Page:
Sometimes people do go too far, and sometimes the standard repository for all knowledge which contains much that is apocryphal or at least wildly inaccurate gets things wrong. The example that comes to mind is, “Brouhaha.” It’s impossible to be totally certain about anything in the past. Maybe the dinosaurs all had iPads. But insofar as we can be certain “brouhaha” did not originate in antisemitism.*
I bring this up mostly because I feel like if I didn’t, the perfectly reasonable objection would form in someone’s mind, “But other people can’t always be right.” No, they can’t always. This is a fact of life. But what is true is that, for any slur, the people against whom it is used know a hell of a lot more about how the slur is often used than everyone else.
And it’s not just slurs. I started with them for the reason that they’re an easy thing to understand. When someone is using a racial, ethnic, misogynistic, homophobic, transphobic, abilist, [any number of other things] slur it’s pretty easy to see that they’re in the wrong.
Most prejudice is more subtle and thus much easier to miss when you’re not the target. Not being the target, by the way, is part of what privilege is. You don’t have to be under fire, you don’t have to know anyone is under fire, you don’t have to live with the realization that we live in an extremely fucked up world where people are treated like shit just for being who they are. You get to live with blinders and whatever problems may befall you, no matter how severe they might be, you never quite realize how other people have to deal with systemic hurtful bullshit on top of the ordinary problems of life. Except that’s not even it, because that skips how ingrained it is. For them systemic hurtful bullshit is part of the ordinary problems of life because it’s part of ordinary life period.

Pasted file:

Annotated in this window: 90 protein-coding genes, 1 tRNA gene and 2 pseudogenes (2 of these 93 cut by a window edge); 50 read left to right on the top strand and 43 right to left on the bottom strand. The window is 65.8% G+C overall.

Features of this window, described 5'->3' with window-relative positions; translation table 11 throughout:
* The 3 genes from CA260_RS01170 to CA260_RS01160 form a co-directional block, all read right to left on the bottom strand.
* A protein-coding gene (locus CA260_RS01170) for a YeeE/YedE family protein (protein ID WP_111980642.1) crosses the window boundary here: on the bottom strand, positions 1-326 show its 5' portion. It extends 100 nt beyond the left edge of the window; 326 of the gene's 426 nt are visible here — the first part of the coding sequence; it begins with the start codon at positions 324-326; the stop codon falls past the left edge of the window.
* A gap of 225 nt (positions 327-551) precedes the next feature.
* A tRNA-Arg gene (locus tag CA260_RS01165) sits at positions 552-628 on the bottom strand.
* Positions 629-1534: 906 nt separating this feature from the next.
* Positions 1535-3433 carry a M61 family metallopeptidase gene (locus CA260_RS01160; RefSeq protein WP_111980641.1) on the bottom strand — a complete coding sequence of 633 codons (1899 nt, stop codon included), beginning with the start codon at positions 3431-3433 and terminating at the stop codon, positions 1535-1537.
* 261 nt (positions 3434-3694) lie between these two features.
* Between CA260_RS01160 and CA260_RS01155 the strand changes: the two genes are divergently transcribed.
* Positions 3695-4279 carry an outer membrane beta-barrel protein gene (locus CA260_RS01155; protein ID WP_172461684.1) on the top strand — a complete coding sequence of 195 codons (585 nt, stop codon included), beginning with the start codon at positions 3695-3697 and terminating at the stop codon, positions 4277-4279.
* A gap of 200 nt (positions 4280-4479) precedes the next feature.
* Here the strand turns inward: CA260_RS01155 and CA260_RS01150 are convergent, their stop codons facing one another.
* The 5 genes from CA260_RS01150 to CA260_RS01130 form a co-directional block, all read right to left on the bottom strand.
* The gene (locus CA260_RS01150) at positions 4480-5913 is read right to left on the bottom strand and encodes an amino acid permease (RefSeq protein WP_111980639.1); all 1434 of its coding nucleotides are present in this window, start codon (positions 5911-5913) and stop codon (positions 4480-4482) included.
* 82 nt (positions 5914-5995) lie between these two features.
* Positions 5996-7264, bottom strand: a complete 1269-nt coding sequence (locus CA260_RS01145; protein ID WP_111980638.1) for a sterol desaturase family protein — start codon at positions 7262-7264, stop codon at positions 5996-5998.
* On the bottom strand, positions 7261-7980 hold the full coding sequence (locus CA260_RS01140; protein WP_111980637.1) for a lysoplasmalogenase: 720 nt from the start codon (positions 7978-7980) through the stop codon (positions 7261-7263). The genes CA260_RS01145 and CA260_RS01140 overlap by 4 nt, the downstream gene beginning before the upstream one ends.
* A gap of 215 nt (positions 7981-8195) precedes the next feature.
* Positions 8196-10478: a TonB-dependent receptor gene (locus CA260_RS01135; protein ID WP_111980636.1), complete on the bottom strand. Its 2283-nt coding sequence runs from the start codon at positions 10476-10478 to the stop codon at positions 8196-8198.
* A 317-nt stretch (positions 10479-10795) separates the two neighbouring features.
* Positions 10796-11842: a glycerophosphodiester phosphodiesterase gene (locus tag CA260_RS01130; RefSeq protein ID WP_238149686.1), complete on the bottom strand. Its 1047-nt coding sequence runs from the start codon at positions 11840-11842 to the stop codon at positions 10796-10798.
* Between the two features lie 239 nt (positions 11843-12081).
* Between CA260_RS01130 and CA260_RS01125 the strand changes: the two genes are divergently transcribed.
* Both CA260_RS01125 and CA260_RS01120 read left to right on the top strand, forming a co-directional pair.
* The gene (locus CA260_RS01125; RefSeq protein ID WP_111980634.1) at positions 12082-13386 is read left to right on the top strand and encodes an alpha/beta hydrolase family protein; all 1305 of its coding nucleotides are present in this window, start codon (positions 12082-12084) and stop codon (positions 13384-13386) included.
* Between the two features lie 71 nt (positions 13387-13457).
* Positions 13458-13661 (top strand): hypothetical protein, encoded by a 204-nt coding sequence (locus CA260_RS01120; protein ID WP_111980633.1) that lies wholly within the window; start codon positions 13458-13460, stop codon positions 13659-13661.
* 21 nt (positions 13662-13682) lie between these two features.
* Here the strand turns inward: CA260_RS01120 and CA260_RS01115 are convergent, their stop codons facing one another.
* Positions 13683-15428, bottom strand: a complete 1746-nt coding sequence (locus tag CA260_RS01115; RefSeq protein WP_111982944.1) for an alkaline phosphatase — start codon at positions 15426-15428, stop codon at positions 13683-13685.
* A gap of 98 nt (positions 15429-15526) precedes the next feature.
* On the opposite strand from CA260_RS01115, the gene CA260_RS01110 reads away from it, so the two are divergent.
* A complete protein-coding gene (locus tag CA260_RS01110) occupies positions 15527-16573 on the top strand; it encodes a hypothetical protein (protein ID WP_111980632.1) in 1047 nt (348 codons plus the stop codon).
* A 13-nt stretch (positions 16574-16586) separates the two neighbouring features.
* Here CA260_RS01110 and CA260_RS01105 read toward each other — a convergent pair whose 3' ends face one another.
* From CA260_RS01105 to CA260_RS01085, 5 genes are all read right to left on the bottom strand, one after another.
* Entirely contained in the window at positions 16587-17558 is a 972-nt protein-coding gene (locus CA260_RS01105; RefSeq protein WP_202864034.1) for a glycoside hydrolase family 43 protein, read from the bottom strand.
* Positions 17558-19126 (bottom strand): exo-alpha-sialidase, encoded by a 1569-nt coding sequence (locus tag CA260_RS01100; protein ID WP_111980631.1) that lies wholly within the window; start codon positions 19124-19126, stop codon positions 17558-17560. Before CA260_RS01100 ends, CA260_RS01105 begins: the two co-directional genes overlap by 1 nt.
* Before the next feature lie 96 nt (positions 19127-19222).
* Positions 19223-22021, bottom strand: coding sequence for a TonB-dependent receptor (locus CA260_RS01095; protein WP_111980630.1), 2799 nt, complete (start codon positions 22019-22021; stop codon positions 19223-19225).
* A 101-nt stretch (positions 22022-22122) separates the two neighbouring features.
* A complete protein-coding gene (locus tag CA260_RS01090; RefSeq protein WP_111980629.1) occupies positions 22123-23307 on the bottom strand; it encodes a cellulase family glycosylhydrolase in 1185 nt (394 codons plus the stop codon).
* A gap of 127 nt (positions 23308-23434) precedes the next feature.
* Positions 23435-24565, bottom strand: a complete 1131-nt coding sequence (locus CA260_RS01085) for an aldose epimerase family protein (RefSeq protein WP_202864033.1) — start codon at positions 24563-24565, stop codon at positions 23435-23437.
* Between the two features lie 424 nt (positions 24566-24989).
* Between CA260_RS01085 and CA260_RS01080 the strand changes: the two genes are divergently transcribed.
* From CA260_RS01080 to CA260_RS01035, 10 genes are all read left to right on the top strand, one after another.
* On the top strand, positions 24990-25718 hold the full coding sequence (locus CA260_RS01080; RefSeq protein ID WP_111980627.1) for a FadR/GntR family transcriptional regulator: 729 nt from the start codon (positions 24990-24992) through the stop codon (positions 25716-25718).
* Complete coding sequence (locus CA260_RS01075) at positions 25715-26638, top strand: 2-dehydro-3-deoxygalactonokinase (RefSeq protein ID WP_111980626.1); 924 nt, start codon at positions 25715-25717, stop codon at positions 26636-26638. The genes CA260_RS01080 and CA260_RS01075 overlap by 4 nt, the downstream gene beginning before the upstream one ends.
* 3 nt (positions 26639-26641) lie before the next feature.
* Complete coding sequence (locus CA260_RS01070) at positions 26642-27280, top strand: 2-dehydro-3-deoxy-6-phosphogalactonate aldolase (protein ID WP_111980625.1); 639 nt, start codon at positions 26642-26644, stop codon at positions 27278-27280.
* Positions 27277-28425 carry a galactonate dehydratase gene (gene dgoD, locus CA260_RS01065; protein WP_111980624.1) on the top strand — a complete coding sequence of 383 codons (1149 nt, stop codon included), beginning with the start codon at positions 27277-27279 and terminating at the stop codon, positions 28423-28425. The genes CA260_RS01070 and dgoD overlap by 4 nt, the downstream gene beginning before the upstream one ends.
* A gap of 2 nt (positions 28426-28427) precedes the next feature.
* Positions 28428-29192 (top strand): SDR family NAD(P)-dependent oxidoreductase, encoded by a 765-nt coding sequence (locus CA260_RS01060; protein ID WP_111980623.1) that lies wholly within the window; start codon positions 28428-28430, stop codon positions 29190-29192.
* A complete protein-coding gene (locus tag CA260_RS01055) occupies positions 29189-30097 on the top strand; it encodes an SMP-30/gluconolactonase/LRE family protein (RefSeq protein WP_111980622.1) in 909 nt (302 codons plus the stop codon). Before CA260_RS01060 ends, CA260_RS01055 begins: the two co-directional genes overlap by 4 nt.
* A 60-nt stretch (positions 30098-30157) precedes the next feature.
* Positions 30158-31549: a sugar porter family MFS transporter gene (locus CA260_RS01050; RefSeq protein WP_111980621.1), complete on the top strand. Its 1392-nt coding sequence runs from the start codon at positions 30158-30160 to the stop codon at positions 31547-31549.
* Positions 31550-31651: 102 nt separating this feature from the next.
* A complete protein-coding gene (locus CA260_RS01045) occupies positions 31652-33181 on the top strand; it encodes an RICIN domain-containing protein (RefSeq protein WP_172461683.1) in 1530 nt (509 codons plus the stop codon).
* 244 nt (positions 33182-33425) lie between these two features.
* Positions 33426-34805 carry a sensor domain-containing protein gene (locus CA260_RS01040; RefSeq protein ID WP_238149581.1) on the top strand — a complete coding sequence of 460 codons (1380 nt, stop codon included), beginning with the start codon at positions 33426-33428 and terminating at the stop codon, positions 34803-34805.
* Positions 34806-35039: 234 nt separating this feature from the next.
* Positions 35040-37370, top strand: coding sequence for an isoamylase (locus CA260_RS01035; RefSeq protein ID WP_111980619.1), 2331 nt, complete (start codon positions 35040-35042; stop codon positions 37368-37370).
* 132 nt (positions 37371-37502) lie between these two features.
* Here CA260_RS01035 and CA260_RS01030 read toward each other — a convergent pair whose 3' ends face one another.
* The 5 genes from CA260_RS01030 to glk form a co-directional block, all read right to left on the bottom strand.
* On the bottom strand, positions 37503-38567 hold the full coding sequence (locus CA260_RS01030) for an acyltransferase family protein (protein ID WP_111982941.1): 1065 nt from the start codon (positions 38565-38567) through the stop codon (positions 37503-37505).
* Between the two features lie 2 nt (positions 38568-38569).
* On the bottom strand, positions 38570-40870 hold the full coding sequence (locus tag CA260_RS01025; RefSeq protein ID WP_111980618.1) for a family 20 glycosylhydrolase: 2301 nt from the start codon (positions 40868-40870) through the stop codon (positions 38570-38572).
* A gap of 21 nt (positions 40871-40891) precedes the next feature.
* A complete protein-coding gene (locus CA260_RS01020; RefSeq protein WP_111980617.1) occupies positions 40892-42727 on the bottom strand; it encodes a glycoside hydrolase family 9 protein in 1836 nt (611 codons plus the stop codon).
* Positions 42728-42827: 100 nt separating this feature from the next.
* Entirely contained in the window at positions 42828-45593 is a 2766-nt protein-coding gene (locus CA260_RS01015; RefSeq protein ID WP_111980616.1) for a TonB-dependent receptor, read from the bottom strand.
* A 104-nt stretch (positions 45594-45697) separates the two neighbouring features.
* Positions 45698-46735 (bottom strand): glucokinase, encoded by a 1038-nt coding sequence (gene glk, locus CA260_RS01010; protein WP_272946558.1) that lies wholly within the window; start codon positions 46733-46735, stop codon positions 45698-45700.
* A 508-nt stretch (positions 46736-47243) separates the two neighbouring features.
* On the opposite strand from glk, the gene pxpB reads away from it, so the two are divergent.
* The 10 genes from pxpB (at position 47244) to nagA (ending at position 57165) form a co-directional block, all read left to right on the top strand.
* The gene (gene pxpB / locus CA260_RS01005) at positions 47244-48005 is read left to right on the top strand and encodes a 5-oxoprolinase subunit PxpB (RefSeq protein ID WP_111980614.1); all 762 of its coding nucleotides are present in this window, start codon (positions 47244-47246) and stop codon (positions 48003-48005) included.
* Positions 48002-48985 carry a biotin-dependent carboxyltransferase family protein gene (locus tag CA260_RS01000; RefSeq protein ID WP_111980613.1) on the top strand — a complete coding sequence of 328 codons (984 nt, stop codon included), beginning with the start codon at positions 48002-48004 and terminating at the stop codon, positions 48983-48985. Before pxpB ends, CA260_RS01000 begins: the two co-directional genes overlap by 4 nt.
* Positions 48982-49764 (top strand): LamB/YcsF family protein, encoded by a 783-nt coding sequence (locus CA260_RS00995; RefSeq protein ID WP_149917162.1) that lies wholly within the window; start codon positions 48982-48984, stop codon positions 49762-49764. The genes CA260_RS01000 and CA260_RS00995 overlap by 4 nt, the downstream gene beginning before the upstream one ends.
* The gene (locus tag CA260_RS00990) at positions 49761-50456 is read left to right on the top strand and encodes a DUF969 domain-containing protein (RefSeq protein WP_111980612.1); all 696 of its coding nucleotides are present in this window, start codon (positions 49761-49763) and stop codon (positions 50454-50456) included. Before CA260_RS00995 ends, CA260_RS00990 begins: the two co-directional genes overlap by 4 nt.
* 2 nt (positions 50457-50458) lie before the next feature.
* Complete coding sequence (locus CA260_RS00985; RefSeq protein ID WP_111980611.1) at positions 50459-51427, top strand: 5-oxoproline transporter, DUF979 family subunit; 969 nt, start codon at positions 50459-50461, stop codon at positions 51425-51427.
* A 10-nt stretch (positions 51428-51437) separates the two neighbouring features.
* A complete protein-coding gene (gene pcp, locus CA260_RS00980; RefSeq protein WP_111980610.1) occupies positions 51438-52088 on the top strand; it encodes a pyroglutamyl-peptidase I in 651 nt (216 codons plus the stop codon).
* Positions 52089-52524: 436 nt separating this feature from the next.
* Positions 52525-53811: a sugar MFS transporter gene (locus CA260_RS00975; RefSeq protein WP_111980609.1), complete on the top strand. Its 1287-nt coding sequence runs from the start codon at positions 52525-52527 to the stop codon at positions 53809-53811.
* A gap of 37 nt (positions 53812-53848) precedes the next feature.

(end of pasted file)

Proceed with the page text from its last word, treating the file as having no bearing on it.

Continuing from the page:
Listen to people, listen to what makes them feel safe and unsafe, welcome and unwelcome, so forth.
How to Listen
This might be hard, people might say things about you that you don’t want to hear. You may feel yourself going on the defense. You might want to argue, “No, I’m totally not doing X because…” or, “I’m not a Y, I’m insulted that you could even think to say I remind you of a Y.” These impulses are perfectly natural, what matters is not that you have them, if you have them, but how you respond to them.
Don’t take the defense. Don’t say, “I can’t possibly be alienating [so-and-so] people because I have a [so-and-so] friend.” People who have been here before will instantly know that you have your head up your ass if you take that road. Don’t try to argue that people are wrong to feel unsafe or unwelcome. They’re not. Their feelings are not yours to dictate. Maybe you can’t make them feel safe and welcome, but then that comes down to you accepting that such people will not be safe and welcome in your area, be it your house, your school, your blog, your youtube channel, your club, your circle of friends, your church, your facebook page, your forum, your camping trips, your business, your…